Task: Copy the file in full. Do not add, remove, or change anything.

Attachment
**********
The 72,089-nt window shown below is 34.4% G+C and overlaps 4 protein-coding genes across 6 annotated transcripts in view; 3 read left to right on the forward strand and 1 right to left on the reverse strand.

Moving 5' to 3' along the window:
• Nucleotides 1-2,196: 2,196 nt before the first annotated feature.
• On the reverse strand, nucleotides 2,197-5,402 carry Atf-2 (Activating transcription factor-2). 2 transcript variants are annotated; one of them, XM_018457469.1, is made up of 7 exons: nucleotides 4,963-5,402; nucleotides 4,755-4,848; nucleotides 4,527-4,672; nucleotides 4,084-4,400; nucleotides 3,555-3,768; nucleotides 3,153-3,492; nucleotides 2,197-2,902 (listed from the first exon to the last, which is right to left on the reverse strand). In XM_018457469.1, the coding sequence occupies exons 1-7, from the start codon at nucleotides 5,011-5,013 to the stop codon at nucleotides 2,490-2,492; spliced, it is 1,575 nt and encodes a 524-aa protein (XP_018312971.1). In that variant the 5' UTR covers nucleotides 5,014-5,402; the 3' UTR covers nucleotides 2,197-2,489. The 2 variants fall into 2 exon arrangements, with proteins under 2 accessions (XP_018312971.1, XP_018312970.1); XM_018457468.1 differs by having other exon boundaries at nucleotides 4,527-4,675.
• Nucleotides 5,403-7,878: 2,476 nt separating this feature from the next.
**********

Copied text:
The 72,089-nt window shown below is 34.4% G+C and overlaps 4 protein-coding genes across 6 annotated transcripts in view; 3 read left to right on the forward strand and 1 right to left on the reverse strand.

Moving 5' to 3' along the window:
• Nucleotides 1-2,196: 2,196 nt before the first annotated feature.
• On the reverse strand, nucleotides 2,197-5,402 carry Atf-2 (Activating transcription factor-2). 2 transcript variants are annotated; one of them, XM_018457469.1, is made up of 7 exons: nucleotides 4,963-5,402; nucleotides 4,755-4,848; nucleotides 4,527-4,672; nucleotides 4,084-4,400; nucleotides 3,555-3,768; nucleotides 3,153-3,492; nucleotides 2,197-2,902 (listed from the first exon to the last, which is right to left on the reverse strand). In XM_018457469.1, the coding sequence occupies exons 1-7, from the start codon at nucleotides 5,011-5,013 to the stop codon at nucleotides 2,490-2,492; spliced, it is 1,575 nt and encodes a 524-aa protein (XP_018312971.1). In that variant the 5' UTR covers nucleotides 5,014-5,402; the 3' UTR covers nucleotides 2,197-2,489. The 2 variants fall into 2 exon arrangements, with proteins under 2 accessions (XP_018312971.1, XP_018312970.1); XM_018457468.1 differs by having other exon boundaries at nucleotides 4,527-4,675.
• Nucleotides 5,403-7,878: 2,476 nt separating this feature from the next.